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Paramount Studios presents
Ghost (1990)

"I am Henry the Eigth I am, I am, I am...." (repeated)
- Sam Wheat (Patrick Swayze)

Review By: Kevin Clemons  
Published: April 24, 2001

Stars: Patrick Swayze, Demi Moore
Other Stars: Tony Goldwyn, Whoopi Goldberg
Director: Jerry Zucker

MPAA Rating: PG-13 for violence, language
Run Time: 02h:06m:35s
Release Date: April 24, 2001
UPC: 097363200444
Genre: romance


Style
Grade
Substance
Grade
Image Transfer
Grade
Audio Transfer
Grade
Extras
Grade
B A-AB B+

DVD Review

When it comes to sappy love stories I am not the guy to come to for discussion on how great they are. I have had a long string of girlfriends who feel as though it is a natural birthright to seek out every romance film as they drag me along. While I generally tend to resist with every ounce of strength I have, there are—occasionally—a few films that strike a chord with me. One of those films is Jerry Zucker's Ghost, a movie that goes beyond the standard Hollywood romance genre and creates not only a story that is involving but characters that are believable.

Sam (Swayze) and Molly (Moore) are a seemingly happy New York couple deeply in love. While walking to their new apartment after a night out they encounter a thief in a dark alley, and Sam is murdered. He immediately finds himself to be a ghost and realizes that his death was no accident. Knowing he must warn Molly of her impending peril, he communicates with her through Oda Mae Brown (Goldberg), a psychic whose life is then also in danger after "contacting" Sam.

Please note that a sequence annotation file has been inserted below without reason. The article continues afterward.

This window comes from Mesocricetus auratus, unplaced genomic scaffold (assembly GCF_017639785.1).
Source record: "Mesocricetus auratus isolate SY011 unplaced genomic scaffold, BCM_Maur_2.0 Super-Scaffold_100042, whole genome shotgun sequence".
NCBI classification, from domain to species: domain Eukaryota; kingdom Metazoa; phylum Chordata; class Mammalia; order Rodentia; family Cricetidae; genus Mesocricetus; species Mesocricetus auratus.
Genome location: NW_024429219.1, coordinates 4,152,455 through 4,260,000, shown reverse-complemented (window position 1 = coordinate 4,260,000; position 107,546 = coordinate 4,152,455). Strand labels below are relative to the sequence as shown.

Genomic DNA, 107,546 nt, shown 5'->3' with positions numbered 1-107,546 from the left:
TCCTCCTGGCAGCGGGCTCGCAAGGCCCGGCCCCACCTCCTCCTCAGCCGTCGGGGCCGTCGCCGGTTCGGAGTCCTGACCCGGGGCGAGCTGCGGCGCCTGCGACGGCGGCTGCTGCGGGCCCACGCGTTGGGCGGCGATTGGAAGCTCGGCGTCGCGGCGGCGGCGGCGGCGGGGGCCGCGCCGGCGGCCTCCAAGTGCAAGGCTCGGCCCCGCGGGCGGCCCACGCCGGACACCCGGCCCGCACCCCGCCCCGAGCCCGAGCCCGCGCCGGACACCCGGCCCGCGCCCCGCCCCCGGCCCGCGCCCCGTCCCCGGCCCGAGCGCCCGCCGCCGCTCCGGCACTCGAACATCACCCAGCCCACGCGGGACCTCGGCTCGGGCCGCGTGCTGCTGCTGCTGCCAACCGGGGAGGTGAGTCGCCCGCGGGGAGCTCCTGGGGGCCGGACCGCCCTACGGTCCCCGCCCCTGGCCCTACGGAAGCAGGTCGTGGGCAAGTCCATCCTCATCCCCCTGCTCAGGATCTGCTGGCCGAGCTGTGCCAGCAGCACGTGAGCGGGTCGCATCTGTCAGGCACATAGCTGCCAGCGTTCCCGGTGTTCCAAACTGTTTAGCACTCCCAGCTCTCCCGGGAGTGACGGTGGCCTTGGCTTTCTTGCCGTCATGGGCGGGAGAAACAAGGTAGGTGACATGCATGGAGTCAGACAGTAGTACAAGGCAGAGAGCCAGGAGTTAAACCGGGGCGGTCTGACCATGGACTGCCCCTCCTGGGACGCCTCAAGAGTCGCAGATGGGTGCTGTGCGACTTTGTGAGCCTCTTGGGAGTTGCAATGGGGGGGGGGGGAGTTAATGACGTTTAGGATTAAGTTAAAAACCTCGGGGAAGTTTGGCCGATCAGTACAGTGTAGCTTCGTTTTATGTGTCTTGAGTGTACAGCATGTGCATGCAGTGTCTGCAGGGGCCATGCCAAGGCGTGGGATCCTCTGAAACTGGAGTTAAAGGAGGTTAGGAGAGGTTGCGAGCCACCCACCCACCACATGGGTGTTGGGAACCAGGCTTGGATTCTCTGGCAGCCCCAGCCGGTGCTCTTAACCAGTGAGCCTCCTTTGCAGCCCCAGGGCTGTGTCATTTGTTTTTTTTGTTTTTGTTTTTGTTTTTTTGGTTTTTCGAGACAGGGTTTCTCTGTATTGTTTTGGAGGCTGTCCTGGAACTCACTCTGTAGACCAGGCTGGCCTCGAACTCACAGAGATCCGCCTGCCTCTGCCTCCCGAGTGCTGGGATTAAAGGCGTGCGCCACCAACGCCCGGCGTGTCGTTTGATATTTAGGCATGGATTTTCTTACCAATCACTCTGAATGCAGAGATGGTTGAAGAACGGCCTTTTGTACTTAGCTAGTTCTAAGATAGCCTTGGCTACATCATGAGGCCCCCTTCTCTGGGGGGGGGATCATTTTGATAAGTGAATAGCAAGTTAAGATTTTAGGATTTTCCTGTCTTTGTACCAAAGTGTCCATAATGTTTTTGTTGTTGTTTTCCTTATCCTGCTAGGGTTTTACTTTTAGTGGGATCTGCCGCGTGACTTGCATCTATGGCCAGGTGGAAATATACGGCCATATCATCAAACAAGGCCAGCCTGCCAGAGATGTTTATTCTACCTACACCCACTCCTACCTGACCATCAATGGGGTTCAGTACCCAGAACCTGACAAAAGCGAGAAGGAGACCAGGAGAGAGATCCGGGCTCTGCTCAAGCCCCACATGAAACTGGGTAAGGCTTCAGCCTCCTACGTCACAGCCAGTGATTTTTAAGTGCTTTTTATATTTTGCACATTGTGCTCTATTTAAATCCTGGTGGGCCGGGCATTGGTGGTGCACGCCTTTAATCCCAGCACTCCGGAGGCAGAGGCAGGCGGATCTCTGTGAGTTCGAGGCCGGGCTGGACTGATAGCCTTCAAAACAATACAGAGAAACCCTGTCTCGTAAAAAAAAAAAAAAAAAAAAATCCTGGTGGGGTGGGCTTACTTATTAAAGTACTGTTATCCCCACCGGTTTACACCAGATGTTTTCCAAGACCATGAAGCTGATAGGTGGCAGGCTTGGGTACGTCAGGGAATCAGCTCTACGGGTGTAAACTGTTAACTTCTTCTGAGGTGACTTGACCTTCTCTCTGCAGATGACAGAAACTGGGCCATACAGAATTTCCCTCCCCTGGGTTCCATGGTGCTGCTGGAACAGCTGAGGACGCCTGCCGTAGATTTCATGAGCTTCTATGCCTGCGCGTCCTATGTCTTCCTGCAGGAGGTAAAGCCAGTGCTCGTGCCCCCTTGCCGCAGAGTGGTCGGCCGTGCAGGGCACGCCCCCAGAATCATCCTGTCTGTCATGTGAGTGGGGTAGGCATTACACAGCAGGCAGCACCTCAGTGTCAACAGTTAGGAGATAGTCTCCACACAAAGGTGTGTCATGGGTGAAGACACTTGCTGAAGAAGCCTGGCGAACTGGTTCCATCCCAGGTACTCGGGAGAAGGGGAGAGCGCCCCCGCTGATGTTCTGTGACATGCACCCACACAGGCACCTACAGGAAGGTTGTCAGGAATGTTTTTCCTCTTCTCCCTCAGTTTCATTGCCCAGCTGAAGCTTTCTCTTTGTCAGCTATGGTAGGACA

There is an old joke that the dead spend five percent of their time watching the living, and the other ninety five percent watching the living in the shower. While there has yet to be a film version of that joke with a rating that doesn't contain more X's in it than my bowling score, Ghost instead focuses its attention on the dead taking care of unfinished business. And while it has been done before, Ghost takes this a step further by throwing a love story into the mix. For the most part, it isn't a bad idea for a movie. But unfortunately, Ghost wants to have its cake and eat it too, and the tender moments that push the film into a higher echelon of quality fade away with a silly thriller angle.